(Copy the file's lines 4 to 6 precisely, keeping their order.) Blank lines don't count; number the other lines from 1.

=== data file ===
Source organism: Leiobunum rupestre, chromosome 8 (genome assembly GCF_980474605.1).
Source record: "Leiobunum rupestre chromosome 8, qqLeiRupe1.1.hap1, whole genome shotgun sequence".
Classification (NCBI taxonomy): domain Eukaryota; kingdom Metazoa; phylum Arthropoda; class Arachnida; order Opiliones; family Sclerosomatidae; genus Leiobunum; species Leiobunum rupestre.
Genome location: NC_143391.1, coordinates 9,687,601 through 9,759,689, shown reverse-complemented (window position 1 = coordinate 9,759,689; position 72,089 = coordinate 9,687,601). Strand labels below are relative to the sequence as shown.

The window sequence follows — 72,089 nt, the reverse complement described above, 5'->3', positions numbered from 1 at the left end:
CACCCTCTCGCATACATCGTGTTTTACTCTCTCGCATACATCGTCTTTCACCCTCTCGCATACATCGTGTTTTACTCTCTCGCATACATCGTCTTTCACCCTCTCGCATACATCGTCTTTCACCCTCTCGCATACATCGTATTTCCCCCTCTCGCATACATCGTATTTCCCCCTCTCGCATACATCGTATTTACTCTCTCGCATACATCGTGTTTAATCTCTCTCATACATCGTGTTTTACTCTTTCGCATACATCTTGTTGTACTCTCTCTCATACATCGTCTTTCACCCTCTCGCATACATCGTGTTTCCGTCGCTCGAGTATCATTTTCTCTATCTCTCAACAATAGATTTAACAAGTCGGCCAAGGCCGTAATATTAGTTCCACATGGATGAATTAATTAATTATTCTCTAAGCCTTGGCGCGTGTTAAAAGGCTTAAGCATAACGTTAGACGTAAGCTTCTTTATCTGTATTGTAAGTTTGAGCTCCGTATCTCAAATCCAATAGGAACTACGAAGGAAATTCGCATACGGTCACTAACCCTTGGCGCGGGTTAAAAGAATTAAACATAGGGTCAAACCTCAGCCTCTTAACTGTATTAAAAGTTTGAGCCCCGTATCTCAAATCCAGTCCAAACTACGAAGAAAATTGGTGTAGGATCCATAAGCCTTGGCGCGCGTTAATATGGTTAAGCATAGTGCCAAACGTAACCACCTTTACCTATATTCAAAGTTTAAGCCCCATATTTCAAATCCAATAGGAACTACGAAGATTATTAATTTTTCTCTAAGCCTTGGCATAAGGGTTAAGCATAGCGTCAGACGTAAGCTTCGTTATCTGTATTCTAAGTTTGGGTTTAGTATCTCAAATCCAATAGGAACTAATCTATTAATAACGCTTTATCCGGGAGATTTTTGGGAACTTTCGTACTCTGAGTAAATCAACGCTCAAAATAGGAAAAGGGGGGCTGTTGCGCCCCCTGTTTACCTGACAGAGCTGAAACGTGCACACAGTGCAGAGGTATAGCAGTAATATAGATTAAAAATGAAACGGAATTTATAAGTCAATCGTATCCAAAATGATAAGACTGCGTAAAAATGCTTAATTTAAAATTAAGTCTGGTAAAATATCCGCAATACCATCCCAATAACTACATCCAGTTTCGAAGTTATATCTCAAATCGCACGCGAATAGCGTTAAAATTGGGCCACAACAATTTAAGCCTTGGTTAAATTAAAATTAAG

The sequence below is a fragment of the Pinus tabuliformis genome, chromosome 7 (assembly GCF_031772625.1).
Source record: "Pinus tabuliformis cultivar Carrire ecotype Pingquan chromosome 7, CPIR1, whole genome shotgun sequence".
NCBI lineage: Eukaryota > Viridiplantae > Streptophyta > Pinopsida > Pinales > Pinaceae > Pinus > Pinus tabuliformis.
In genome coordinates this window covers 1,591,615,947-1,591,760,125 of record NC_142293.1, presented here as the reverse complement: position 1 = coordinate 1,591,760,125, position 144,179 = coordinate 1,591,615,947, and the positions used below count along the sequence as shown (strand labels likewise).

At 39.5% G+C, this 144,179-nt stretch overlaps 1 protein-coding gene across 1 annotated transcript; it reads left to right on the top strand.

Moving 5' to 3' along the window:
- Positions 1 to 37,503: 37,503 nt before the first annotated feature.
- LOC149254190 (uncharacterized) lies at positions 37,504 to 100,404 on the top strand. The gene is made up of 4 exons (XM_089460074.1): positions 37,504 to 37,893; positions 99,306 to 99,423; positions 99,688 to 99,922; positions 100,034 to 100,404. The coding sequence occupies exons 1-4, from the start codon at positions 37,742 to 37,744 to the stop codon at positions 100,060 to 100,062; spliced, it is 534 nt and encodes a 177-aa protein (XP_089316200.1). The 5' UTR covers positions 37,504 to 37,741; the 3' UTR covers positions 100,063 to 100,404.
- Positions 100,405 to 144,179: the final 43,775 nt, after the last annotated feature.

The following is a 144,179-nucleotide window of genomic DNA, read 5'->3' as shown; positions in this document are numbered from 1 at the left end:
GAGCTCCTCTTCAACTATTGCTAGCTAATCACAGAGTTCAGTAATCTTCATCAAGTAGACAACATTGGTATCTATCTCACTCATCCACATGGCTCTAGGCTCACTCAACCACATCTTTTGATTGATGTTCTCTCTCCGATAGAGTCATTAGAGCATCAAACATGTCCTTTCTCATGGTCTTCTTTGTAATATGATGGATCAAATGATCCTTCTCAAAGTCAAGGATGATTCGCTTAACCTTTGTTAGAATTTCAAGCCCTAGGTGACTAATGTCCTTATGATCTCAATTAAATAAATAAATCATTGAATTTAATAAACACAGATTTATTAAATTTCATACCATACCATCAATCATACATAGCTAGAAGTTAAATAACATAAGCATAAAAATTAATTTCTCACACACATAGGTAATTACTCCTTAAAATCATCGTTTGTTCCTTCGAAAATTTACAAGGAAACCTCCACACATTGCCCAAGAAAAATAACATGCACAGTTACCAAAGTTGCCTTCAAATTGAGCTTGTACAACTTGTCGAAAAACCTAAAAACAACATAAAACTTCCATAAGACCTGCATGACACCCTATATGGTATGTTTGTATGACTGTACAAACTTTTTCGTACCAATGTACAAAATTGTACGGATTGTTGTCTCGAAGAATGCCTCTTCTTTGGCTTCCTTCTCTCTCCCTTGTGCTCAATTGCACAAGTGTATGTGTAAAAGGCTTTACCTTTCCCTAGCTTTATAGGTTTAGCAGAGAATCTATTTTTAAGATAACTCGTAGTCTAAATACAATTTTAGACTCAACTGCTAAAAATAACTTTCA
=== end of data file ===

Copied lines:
Genome location: NC_143391.1, coordinates 9,687,601 through 9,759,689, shown reverse-complemented (window position 1 = coordinate 9,759,689; position 72,089 = coordinate 9,687,601). Strand labels below are relative to the sequence as shown.

The window sequence follows — 72,089 nt, the reverse complement described above, 5'->3', positions numbered from 1 at the left end:
CACCCTCTCGCATACATCGTGTTTTACTCTCTCGCATACATCGTCTTTCACCCTCTCGCATACATCGTGTTTTACTCTCTCGCATACATCGTCTTTCACCCTCTCGCATACATCGTCTTTCACCCTCTCGCATACATCGTATTTCCCCCTCTCGCATACATCGTATTTCCCCCTCTCGCATACATCGTATTTACTCTCTCGCATACATCGTGTTTAATCTCTCTCATACATCGTGTTTTACTCTTTCGCATACATCTTGTTGTACTCTCTCTCATACATCGTCTTTCACCCTCTCGCATACATCGTGTTTCCGTCGCTCGAGTATCATTTTCTCTATCTCTCAACAATAGATTTAACAAGTCGGCCAAGGCCGTAATATTAGTTCCACATGGATGAATTAATTAATTATTCTCTAAGCCTTGGCGCGTGTTAAAAGGCTTAAGCATAACGTTAGACGTAAGCTTCTTTATCTGTATTGTAAGTTTGAGCTCCGTATCTCAAATCCAATAGGAACTACGAAGGAAATTCGCATACGGTCACTAACCCTTGGCGCGGGTTAAAAGAATTAAACATAGGGTCAAACCTCAGCCTCTTAACTGTATTAAAAGTTTGAGCCCCGTATCTCAAATCCAGTCCAAACTACGAAGAAAATTGGTGTAGGATCCATAAGCCTTGGCGCGCGTTAATATGGTTAAGCATAGTGCCAAACGTAACCACCTTTACCTATATTCAAAGTTTAAGCCCCATATTTCAAATCCAATAGGAACTACGAAGATTATTAATTTTTCTCTAAGCCTTGGCATAAGGGTTAAGCATAGCGTCAGACGTAAGCTTCGTTATCTGTATTCTAAGTTTGGGTTTAGTATCTCAAATCCAATAGGAACTAATCTATTAATAACGCTTTATCCGGGAGATTTTTGGGAACTTTCGTACTCTGAGTAAATCAACGCTCAAAATAGGAAAAGGGGGGCTGTTGCGCCCCCTGTTTACCTGACAGAGCTGAAACGTGCACACAGTGCAGAGGTATAGCAGTAATATAGATTAAAAATGAAACGGAATTTATAAGTCAATCGTATCCAAAATGATAAGACTGCGTAAAAATGCTTAATTTAAAATTAAGTCTGGTAAAATATCCGCAATACCATCCCAATAACTACATCCAGTTTCGAAGTTATATCTCAAATCGCACGCGAATAGCGTTAAAATTGGGCCACAACAATTTAAGCCTTGGTTAAATTAAAATTAAG